You would be forgiven for assuming that with the number of major cyberattacks and data breaches that make the headlines every month, boards would automatically make cybersecurity a priority. For too many businesses though, cybersecurity only temporarily receives serious attention from the board before fading into the background until the next headline-making breach.
This invisibility can be frustrating for cybersecurity managers, businesses executives and company shareholders. Yet, none of these stakeholders can afford to let cybersecurity be relegated to a footnote of board meetings. The good thing is cybersecurity’s invisibility at board-level is not inevitable. A lot of companies have managed to make cyber risks a top priority. Here’s some of the ways how.
1. Focus on ROI and Risk as Opposed to Threats and Vulnerabilities
Security monitoring and threat intelligence reports can demonstrate the rise in cyberattacks. They cannot however answer how safe the organization is or what is the potential cost to the business of a successful attack. Security reports and presentations to the board must be designed to communicate a holistic perspective of risk and cost.
Virtually all boards will recognize that there are cost repercussions of a successful attack. What they need guidance on is how the cost of risk mitigation compares against the cost of potential exposure. Chief Information Security Officers (CISOs) should convert risks into actual losses. For instance, what’s the potential impact of a cyberattack on shareholder value and stock price?
Of course, no organization has the financial muscle to protect itself from every possible cyber threat out there. Focus on ROI and risk is all about helping the board strike the right balance between controls and business operations.
2. Have a Cybersecurity Champion in the Board
It’s always easier to drive a company-wide cause when you have someone at the highest level of decision making who understands and supports it. In recent years, organizations have sought to diversify boards by bringing in a wide range of backgrounds, skills and perspectives including investment management, human resources, risk management and information technology.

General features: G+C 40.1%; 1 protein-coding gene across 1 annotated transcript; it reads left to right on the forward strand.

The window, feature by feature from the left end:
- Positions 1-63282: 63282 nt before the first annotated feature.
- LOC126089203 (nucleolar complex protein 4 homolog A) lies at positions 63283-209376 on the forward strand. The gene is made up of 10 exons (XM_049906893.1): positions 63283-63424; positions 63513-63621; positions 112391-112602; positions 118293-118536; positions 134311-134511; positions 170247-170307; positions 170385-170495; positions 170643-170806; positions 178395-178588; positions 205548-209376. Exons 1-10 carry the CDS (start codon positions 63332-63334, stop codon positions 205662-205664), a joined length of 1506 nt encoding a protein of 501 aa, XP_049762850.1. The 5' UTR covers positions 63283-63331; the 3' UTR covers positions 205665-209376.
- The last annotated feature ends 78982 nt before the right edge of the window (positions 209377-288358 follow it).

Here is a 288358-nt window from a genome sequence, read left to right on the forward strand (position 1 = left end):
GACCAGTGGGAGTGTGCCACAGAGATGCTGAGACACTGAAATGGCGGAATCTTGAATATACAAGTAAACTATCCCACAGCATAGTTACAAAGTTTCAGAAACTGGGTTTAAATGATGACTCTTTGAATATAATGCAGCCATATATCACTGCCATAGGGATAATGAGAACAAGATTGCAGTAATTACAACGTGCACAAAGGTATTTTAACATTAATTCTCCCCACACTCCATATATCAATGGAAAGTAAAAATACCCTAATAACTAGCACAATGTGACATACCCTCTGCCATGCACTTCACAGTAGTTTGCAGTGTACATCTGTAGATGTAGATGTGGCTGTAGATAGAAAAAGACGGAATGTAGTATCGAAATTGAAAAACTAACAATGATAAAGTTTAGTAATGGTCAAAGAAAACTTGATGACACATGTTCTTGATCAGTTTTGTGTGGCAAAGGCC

In staying with this trend, businesses should have a cyber-risk expert in their boards. It’s especially for organizations in industries that are frequent targets for cybercrime such as financial services, utilities, healthcare and retail. With a security champion in the board, there will be someone who is equipped with the insights required to keep security at the center of board conversation. They can be an asset in helping their less tech-inclined colleagues make sense of cyber risks.
3. Demonstrate Cyber Insurance Cannot Cover all Losses
Cyber insurance is a recent but potent tool for mitigating cyber risk. It typically covers liabilities that arise due to a data breach. These include infrastructure damage, data recovery, system repair, legal fees and any notifications sent out to affected customers. While it is an important addition to the arsenal businesses can wield against cyber risks, it can inadvertently give boards a false sense of safety.